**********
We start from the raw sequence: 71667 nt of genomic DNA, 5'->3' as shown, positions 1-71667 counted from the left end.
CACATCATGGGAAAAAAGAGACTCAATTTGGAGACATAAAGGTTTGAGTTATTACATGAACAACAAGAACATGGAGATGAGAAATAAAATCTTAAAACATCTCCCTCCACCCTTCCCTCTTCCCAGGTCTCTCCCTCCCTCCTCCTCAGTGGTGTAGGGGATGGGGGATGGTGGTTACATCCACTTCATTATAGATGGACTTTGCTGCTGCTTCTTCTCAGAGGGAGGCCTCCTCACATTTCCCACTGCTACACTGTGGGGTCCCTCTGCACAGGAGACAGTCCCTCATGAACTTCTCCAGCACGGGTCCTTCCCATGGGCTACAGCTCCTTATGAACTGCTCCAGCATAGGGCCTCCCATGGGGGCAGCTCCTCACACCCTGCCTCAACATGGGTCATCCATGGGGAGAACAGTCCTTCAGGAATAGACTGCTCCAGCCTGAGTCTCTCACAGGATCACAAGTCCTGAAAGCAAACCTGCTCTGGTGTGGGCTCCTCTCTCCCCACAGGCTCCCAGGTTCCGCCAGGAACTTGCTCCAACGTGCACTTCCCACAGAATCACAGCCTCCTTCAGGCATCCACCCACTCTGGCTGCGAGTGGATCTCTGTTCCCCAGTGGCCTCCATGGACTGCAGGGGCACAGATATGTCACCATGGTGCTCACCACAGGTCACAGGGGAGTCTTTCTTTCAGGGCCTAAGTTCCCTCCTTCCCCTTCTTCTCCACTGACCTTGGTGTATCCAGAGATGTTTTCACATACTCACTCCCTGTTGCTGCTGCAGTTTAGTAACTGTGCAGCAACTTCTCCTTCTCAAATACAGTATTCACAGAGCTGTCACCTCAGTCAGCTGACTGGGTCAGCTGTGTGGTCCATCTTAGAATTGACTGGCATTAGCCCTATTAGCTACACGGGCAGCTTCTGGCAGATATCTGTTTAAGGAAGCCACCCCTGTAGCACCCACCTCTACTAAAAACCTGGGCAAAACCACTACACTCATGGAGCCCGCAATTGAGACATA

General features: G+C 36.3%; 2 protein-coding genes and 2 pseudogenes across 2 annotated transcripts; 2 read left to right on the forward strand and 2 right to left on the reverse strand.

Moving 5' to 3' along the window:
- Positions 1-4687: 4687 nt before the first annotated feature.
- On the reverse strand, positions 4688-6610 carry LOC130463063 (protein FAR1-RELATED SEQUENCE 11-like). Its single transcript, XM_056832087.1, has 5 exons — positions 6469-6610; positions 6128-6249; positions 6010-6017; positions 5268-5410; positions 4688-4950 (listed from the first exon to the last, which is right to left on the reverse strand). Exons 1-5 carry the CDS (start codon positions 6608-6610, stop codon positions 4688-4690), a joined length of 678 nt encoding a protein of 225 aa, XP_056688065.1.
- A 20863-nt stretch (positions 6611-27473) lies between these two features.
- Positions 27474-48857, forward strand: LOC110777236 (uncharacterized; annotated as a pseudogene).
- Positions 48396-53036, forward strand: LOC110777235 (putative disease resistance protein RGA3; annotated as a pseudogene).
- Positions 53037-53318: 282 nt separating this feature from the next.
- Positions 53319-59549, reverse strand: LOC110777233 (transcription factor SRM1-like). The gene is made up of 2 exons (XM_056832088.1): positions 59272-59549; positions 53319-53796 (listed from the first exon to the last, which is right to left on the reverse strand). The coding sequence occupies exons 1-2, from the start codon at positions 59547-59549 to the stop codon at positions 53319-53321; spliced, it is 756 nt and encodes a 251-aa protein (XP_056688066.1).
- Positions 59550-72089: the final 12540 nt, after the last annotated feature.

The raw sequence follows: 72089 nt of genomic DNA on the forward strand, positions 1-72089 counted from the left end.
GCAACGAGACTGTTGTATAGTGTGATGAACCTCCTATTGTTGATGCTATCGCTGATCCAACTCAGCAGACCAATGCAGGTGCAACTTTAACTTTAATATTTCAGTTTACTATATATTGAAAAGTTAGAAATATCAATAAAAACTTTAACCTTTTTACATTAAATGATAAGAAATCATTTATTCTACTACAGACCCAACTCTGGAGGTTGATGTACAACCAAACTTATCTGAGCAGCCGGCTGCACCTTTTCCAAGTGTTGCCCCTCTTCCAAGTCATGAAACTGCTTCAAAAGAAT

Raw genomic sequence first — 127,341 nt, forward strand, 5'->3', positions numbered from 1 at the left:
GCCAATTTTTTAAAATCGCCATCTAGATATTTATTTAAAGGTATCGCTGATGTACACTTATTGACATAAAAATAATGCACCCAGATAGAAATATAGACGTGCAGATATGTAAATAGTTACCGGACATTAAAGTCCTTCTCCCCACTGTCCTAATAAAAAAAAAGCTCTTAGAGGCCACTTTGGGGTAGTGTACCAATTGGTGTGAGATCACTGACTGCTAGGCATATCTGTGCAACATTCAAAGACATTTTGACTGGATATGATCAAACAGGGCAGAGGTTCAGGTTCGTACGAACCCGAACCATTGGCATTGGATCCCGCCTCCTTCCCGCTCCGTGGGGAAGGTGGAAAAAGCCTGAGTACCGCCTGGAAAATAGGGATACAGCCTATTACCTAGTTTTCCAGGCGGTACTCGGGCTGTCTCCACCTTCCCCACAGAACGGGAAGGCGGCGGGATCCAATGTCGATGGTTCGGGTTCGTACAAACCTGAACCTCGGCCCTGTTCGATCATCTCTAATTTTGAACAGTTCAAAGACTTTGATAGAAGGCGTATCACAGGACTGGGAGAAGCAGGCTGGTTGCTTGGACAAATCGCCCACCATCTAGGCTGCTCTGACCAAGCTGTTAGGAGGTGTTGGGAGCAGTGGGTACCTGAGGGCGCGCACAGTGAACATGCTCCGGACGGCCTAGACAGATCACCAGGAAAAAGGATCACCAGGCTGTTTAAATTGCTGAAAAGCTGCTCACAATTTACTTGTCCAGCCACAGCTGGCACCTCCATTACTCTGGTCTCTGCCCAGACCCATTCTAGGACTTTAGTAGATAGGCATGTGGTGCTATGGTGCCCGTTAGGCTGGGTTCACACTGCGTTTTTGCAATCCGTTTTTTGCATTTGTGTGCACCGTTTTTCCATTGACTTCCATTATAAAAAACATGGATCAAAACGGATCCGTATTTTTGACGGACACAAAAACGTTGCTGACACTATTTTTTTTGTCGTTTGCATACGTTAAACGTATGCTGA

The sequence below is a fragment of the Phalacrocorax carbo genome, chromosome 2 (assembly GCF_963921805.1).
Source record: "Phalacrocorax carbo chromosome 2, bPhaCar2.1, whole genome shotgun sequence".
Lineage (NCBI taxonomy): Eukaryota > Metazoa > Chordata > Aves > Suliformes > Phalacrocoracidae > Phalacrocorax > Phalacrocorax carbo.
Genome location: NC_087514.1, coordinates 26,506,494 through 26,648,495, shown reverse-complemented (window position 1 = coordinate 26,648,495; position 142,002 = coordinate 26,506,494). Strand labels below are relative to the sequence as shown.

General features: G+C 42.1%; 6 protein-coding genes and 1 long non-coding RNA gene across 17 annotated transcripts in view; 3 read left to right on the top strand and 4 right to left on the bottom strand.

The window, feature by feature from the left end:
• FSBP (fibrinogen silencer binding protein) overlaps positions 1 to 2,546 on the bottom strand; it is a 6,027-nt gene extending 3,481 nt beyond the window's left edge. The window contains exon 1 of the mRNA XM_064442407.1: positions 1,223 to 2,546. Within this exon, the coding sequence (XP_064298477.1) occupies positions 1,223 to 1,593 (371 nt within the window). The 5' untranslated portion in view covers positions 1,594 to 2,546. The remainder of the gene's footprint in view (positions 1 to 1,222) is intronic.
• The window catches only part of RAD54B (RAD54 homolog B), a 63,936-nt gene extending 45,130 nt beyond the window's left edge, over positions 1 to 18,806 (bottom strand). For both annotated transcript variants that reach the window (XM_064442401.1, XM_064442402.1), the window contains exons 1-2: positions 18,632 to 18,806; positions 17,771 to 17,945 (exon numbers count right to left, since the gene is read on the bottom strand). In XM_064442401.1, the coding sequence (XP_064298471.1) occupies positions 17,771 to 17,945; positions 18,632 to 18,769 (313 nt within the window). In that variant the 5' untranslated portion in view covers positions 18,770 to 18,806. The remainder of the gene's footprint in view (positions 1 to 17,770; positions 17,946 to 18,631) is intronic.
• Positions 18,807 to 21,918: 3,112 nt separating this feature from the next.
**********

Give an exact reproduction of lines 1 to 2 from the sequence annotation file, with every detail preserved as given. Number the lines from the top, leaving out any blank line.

We start from the raw sequence: 71667 nt of genomic DNA, 5'->3' as shown, positions 1-71667 counted from the left end.
CACATCATGGGAAAAAAGAGACTCAATTTGGAGACATAAAGGTTTGAGTTATTACATGAACAACAAGAACATGGAGATGAGAAATAAAATCTTAAAACATCTCCCTCCACCCTTCCCTCTTCCCAGGTCTCTCCCTCCCTCCTCCTCAGTGGTGTAGGGGATGGGGGATGGTGGTTACATCCACTTCATTATAGATGGACTTTGCTGCTGCTTCTTCTCAGAGGGAGGCCTCCTCACATTTCCCACTGCTACACTGTGGGGTCCCTCTGCACAGGAGACAGTCCCTCATGAACTTCTCCAGCACGGGTCCTTCCCATGGGCTACAGCTCCTTATGAACTGCTCCAGCATAGGGCCTCCCATGGGGGCAGCTCCTCACACCCTGCCTCAACATGGGTCATCCATGGGGAGAACAGTCCTTCAGGAATAGACTGCTCCAGCCTGAGTCTCTCACAGGATCACAAGTCCTGAAAGCAAACCTGCTCTGGTGTGGGCTCCTCTCTCCCCACAGGCTCCCAGGTTCCGCCAGGAACTTGCTCCAACGTGCACTTCCCACAGAATCACAGCCTCCTTCAGGCATCCACCCACTCTGGCTGCGAGTGGATCTCTGTTCCCCAGTGGCCTCCATGGACTGCAGGGGCACAGATATGTCACCATGGTGCTCACCACAGGTCACAGGGGAGTCTTTCTTTCAGGGCCTAAGTTCCCTCCTTCCCCTTCTTCTCCACTGACCTTGGTGTATCCAGAGATGTTTTCACATACTCACTCCCTGTTGCTGCTGCAGTTTAGTAACTGTGCAGCAACTTCTCCTTCTCAAATACAGTATTCACAGAGCTGTCACCTCAGTCAGCTGACTGGGTCAGCTGTGTGGTCCATCTTAGAATTGACTGGCATTAGCCCTATTAGCTACACGGGCAGCTTCTGGCAGATATCTGTTTAAGGAAGCCACCCCTGTAGCACCCACCTCTACTAAAAACCTGGGCAAAACCACTACACTCATGGAGCCCGCAATTGAGACATA